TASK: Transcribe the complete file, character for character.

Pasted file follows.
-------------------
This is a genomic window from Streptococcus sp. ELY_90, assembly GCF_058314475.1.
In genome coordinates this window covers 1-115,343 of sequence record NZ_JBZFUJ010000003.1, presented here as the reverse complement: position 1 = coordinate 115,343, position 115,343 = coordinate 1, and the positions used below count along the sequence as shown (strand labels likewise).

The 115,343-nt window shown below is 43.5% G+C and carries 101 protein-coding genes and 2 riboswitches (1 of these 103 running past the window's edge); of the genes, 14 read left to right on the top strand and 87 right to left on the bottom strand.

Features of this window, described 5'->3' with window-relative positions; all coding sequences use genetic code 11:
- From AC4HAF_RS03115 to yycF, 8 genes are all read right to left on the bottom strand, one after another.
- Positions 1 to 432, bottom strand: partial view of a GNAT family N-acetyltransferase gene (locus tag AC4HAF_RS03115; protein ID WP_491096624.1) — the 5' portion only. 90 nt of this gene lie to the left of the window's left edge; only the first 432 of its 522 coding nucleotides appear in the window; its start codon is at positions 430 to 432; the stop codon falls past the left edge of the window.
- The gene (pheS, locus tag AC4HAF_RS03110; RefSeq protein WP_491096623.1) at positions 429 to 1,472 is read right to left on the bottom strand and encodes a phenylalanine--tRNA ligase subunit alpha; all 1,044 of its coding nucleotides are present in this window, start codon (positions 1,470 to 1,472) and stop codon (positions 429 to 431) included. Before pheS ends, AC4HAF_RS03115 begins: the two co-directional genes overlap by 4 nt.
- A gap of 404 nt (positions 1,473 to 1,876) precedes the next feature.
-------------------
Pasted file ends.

This is a genomic window from Streptococcus sp. ELY_90, assembly GCF_058314475.1.
In genome coordinates this window covers 1-115,343 of sequence record NZ_JBZFUJ010000003.1, presented here as the reverse complement: position 1 = coordinate 115,343, position 115,343 = coordinate 1, and the positions used below count along the sequence as shown (strand labels likewise).

The 115,343-nt window shown below is 43.5% G+C and carries 101 protein-coding genes and 2 riboswitches (1 of these 103 running past the window's edge); of the genes, 14 read left to right on the top strand and 87 right to left on the bottom strand.

Features of this window, described 5'->3' with window-relative positions; all coding sequences use genetic code 11:
- From AC4HAF_RS03115 to yycF, 8 genes are all read right to left on the bottom strand, one after another.
- Positions 1 to 432, bottom strand: partial view of a GNAT family N-acetyltransferase gene (locus tag AC4HAF_RS03115; protein ID WP_491096624.1) — the 5' portion only. 90 nt of this gene lie to the left of the window's left edge; only the first 432 of its 522 coding nucleotides appear in the window; its start codon is at positions 430 to 432; the stop codon falls past the left edge of the window.
- The gene (pheS, locus tag AC4HAF_RS03110; RefSeq protein WP_491096623.1) at positions 429 to 1,472 is read right to left on the bottom strand and encodes a phenylalanine--tRNA ligase subunit alpha; all 1,044 of its coding nucleotides are present in this window, start codon (positions 1,470 to 1,472) and stop codon (positions 429 to 431) included. Before pheS ends, AC4HAF_RS03115 begins: the two co-directional genes overlap by 4 nt.
- A gap of 404 nt (positions 1,473 to 1,876) precedes the next feature.